Recent drownings in San Mateo County prompt new safety campaign
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Recent drownings in San Mateo County prompt new safety campaign

Recent drownings in San Mateo County prompt new safety campaign
Drownings in San Mateo County worry officials, launch public safety campaign to remind visitors to ‘be smart, play safe and stay vigilant.’

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Shocked by recent drownings of children and their families along the San Mateo County coast, officials are launching a public safety campaign to remind visitors to “be smart, play safe and stay vigilant.”

The launch, announced at Surfer’s Beach in Half Moon Bay, was timed to coincide with the busy Fourth of July holiday that typically draws thousands of visitors to the county’s 54-mile coastline, but the event will run throughout the summer.

“It’s up to us to share with you the fact that while the ocean can be beautiful and great for cooling off, there are small waves that can pull a person into the water very quickly and without warning,” said Supervisor Ray Mueller, whose District 3 includes the coast.

“Unfortunately, we have lost lives in these waters, so if you swim to shore, keep your children a short distance away from you, remember that the water is very cold and without a wetsuit you will quickly run out of energy, don’t worry. “Turn your back to the ocean and if you get caught in a small wave, swim parallel to the shore,” he added.

Visitors will see sporadic road signs along the main coastal arteries of Highway 1, which runs from Pacifica through Pescadero, and Highway 92, the main coastal access road for visitors to the Central Peninsula, East Bay, South Bay and beyond.

There are signs with messages like “Be smart. Play safe. Stay alert” and “Don’t go back into the ocean.”

“By prioritizing public safety through awareness and education, we can work together to prevent these tragedies. “We are taking a stand with Supervisor Mueller, the City of Half Moon Bay, CAL FIRE and other partners to proactively inform visitors and residents to be cautious,” said Sheriff Christina Corpus.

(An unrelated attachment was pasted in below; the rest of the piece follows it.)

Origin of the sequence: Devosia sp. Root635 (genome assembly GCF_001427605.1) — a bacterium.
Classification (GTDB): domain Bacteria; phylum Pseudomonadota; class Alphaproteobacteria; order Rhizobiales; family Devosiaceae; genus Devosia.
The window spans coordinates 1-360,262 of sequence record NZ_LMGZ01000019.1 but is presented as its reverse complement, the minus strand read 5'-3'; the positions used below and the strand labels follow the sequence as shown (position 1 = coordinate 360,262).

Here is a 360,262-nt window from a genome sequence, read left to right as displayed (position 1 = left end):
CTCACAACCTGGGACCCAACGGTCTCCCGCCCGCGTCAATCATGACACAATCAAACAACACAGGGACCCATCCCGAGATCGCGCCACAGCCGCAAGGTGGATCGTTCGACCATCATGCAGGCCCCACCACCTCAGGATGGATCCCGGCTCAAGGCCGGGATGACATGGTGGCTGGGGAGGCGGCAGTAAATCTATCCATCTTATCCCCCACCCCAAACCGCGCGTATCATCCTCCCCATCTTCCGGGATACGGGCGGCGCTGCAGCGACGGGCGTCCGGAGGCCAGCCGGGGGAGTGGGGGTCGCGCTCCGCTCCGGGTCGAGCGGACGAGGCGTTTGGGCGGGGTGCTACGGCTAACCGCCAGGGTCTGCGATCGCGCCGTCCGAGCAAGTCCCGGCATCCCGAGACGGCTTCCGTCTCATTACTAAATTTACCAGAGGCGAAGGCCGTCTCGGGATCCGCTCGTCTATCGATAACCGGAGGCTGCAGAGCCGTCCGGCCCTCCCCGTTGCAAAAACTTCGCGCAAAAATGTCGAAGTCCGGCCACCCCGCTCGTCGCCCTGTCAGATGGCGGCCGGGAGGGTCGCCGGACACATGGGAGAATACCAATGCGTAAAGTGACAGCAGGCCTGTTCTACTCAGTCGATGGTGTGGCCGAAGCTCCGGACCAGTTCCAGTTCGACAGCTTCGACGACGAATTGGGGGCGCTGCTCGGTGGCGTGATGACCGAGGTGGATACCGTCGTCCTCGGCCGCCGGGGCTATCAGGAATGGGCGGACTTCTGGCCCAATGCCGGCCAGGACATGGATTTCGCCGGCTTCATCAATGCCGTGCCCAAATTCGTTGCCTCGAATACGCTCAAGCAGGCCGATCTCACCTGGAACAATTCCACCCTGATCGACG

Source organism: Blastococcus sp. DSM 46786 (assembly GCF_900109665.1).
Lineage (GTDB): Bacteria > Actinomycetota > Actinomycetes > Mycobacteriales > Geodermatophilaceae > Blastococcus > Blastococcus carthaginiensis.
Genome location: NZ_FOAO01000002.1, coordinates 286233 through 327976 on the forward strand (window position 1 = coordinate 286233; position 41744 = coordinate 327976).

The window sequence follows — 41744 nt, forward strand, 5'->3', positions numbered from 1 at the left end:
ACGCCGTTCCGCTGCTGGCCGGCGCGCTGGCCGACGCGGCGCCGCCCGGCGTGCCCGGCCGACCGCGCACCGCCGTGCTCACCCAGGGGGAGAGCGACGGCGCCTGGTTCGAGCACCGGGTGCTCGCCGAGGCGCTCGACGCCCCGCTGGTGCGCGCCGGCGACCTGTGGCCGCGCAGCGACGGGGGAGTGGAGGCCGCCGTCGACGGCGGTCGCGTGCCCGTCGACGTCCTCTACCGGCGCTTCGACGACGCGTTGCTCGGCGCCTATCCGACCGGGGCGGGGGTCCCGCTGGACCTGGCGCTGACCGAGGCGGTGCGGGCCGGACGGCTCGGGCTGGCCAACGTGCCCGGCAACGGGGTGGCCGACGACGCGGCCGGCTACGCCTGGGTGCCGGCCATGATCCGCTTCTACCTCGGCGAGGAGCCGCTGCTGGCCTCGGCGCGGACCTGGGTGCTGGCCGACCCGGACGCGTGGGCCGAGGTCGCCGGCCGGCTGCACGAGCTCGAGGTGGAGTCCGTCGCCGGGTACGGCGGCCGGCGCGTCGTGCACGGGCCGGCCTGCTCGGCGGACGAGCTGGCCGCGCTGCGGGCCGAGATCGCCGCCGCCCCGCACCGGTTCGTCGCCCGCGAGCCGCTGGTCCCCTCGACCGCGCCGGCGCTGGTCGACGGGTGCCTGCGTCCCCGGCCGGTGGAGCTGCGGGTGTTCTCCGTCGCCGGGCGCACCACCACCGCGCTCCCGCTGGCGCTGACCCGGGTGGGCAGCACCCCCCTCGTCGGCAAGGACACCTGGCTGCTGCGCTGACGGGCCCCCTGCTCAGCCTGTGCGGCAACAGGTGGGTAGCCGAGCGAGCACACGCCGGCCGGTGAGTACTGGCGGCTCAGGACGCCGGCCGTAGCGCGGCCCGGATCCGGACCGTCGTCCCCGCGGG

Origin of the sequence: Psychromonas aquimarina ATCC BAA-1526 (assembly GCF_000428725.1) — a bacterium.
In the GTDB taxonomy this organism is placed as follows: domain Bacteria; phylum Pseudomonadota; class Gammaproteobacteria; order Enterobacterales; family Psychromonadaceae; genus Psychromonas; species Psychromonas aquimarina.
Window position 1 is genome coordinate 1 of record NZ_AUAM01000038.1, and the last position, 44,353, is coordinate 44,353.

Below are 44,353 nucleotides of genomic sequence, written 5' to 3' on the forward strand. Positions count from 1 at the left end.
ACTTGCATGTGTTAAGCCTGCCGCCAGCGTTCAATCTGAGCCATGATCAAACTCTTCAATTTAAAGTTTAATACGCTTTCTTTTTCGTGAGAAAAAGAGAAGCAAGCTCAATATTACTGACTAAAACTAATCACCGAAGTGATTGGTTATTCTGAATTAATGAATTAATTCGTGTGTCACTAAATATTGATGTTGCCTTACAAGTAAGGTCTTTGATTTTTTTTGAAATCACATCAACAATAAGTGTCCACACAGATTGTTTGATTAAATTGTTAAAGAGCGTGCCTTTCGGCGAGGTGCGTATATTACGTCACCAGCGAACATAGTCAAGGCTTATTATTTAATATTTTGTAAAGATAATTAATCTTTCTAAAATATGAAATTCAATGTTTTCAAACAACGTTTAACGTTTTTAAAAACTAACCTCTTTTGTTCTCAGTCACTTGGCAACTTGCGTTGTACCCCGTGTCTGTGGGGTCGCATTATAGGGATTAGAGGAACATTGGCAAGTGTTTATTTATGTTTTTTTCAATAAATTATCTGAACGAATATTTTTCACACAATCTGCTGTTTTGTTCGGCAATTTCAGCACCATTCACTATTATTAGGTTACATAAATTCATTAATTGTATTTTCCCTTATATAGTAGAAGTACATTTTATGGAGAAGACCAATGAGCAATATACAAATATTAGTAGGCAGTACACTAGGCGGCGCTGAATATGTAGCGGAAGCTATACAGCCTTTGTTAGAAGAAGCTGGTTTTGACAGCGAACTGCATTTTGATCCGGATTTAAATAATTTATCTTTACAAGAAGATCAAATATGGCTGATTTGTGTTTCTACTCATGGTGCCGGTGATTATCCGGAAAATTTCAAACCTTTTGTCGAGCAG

“This important safety message, ‘Be smart. Play safe. Stay alert’ and ‘Don’t turn your back on the ocean’ is simple and clear. Our commitment is united. Be safe and careful when visiting the coast,” he stressed.

Half Moon Bay Mayor Joaquín Jiménez urged everyone to experience the beauty the coast has to offer, but emphasized that “the safety of our community members and visitors is our top priority. We want everyone to enjoy their time while staying safe.”

According to the Centers for Disease Control and Prevention (CDC), drowning deaths are rising in the United States after decades of decline.

More than 4,500 people died from drowning each year between 2020 and 2022, which is 500 more than in 2019.

Drowning is the leading cause of death for children ages 1 to 4 in the United States, and San Mateo County is not immune to this problem.

“We have a lot of threats throughout the Bay Area, especially here in San Mateo County. That means not only are we pleading with people to stay safe from community fires this week, but we’re also asking anyone seeking help in the ocean to think about beach safety and be aware of all the dangers associated with the beach, including rip currents, waves and cliffs,” said CALFIRE Deputy Director Jonathan Cox.

The public safety campaign involves the Sheriff’s Office, as well as the San Mateo Port Authority District, the City of Half Moon Bay, the City of Pacifica, CALFIRE, the Coastside Fire Protection District and other agencies.

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